A Rolleston-based pest bait manufacturing organisation has been fined $275,000 after an employee was poisoned and nearly lost his life.
Pest Control Research Limited Partnership (PCR) appeared for sentencing in the Christchurch District Court yesterday. In addition to the fine given, a reparation of $8,177 was ordered, and costs of more than $96,600 was awarded to WorkSafe.
The worker spent four weeks in hospital being treated for fluoroacetate poisoning and a further two months recuperating out of hospital.
"His urine fluoroacetate reading was more than 500 times higher than WorkSafe's Biological Exposure Index limit and he was extremely lucky to survive." Head of specialist snterventions Dr Catherine Gardner said.
The frightful incident happened in May 2019 at PCR, a company which manufactures pest control products including baits containing sodium fluoroacetate (more commonly known as 1080) as the toxic active ingredient.
In 2018 and 2019, PCR was experiencing issues with the ongoing supply of sodium fluoroacetate and set up an internal project codenamed the "Home Brew Project" or "Project X" to manufacture its own supply of the highly toxic substance.
The incident occurred during the first trial production of sodium fluoroacetate when a runaway chemical reaction resulted in a loss of containment.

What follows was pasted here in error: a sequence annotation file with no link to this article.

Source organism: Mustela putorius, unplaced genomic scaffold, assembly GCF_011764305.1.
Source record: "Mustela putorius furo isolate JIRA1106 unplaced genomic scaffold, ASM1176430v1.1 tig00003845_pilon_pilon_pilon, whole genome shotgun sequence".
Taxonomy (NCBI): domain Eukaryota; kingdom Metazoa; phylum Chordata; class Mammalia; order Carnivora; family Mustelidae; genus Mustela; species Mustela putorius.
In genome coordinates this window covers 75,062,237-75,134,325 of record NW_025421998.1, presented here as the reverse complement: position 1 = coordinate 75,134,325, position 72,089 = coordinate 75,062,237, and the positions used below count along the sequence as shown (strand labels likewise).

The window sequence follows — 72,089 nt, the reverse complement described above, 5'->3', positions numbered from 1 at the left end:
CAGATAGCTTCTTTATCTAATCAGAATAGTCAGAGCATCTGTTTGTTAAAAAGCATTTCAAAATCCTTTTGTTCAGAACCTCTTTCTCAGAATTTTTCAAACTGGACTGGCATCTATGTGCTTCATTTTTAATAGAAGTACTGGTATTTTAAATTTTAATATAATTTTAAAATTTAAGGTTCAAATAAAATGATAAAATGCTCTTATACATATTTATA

"Health and safety requirements were not met from the very start of this project and cumulatively designed."
"Fabrication and process errors ultimately resulted in workers being exposed to highly toxic vapour from a failure in the manufacturing process and in PCR's overall safety management systems."
The work was being undertaken inside a purpose-built self-contained chemical processing container inside an empty industrial unit in Bromley, Christchurch.
The investigation conducted by WorkSafe uncovered a series of failings, including:
• There was no structured hazard and operability study prior to commissioning the
• PCR did not obtain a peer review of the proposed chemical process, plant, and
equipment from a competent person.
• PCR failed to ensure that there were safe ventilation arrangements for the chemical
• PCR failed to ensure that a commercial proprietary pressure relief valve was used on
the processing container's reactor.
• PCR failed to develop, document, implement, and communicate a safe system of
work for the operation of the process including detailed operating procedures.
• PCR failed to test its chemical process and processing container by ensuring that a
trial run was completed with a more benign raw material.
• PCR failed to take any steps to obtain a Hazardous Substances Location Compliance
Certificate and did not meet fundamental safety requirements to obtain a compliance certificate.
• PCR failed to notify WorkSafe, failing to display any signage on the outside of the Bromley building and inadequate signage on the process container itself, failing to prepare an emergency response plan.
• A safety data sheet was not prepared or readily accessible at the site for emergency service workers.
"PCR is experienced in handling and manufacturing hazardous substances but in this case, it would seem that their enthusiasm to create their own active ingredient has over-ridden the legal obligation to ensure their workers were protected." Gardner said.
"It was an operation they knew was dangerous and could have potentially fatal consequences."